independent

Sunday 20 April 2014

We snigger at politicians but the last laugh is on us

There are times in this country when our politicians are indescribably ridiculous; so buffoonish and petty and moronic that we risk despair if we look at them too closely. The recent nonsense concerning our politicians' dodgy driving habits and our gossipy gardaí demonstrates how ill served we citizens can be by those to whom we have lent power. If we look too closely at the scandal surrounding penalty points, there's a good chance many if us would just give up on our democracy.

So instead of describing the depths to which our politicians have sunk. Instead of a close examination of how our politicians have made our institutions seem pathetic and grubby, I will write about some of my favourite phrases like 'schadenfreude' and 'hoist by his own petard.'

Now don't ask me how to pronounce schadenfreude. I guess at it every time I use it. A good hint though, is to remember it's a word borrowed from the German language, like hamburger and frankfurter. So I like to give it a German twang.

Thankfully it's much easier to define. Have you ever been in a pub and heard the loud crash of a trayful of glasses smashing to the ground? Well when we applaud, that's schadenfreude. It's taking pleasure in someone else's misfortune.

Like when a certain politician from Roscommon, with more facial hair than me, accused the Gardaí of corruptly removing penalty points from certain drivers, only to be discovered to have had the same service rendered him. The snort of contemptuous laughter we directed at Deputy Flanagan is schadenfreude.

Another example is when a tax dodging politician accuses the Gardaí of being corrupt regarding penalty points, and is then discovered to have been a beneficiary of some discretion by traffic Gardaí. Our weary shrug of bemusement at Deputy Wallace, is schadenfreude.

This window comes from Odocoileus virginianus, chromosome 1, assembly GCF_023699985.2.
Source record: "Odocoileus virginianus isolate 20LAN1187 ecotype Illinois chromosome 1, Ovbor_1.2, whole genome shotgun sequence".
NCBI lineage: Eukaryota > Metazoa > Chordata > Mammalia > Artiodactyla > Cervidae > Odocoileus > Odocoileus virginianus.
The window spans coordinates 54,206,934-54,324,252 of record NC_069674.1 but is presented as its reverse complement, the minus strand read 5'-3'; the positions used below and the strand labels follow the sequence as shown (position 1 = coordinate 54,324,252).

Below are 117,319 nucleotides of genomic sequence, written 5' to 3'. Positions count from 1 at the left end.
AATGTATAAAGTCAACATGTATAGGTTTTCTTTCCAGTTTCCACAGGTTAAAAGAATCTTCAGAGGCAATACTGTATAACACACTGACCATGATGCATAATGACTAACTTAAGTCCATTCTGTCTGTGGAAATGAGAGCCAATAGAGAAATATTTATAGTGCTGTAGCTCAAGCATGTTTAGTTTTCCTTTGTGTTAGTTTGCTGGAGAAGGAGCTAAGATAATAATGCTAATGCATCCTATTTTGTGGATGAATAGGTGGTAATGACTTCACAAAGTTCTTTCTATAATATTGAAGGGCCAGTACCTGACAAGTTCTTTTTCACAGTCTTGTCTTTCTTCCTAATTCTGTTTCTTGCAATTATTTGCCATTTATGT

What about 'hoist by his own petard?' A petard was an early explosive device, used to blow up gates and walls. The reliability of these bombs and the environment in which they were deployed often resulted in the 'petardeers' being, dramatically, launched through the air by their own bombs. Causing Shakespeare to write the phrase, 'hoist with his own petard.' We tend to say 'by his own petard' these days.

A good example of this would be when a Minister for Justice uses confidential information to discomfort a political opponent and to cause some fun - 'schadenfreude'. Of course confidential information then stopped being confidential and Minister Shatter was very quickly discovered to have questions to answer regarding his own behaviour as a driver.

In trying to embarrass Deputy Wallace, by telling us about the time Wallace was not given penalty points for using his phone while driving, Minister Shatter made it acceptable for someone else to tell us that Shatter himself once failed to provide a sample for a breathalyser test. We still don't know why he wasn't taken to a Garda Station so he could give a urine or blood sample. Hoist by his own petard.

Unfortunately the last laugh is on us. As contemptible as everyone involved in this pathetic display is, the real concern is that we still don't know when Gardaí should or shouldn't use their power of discretion regarding penalty points. Worse, the Gardaí can take a life from us and they have given their lives for us, so seeing them involved in this dirty game of politicians, is far from a laughing matter.

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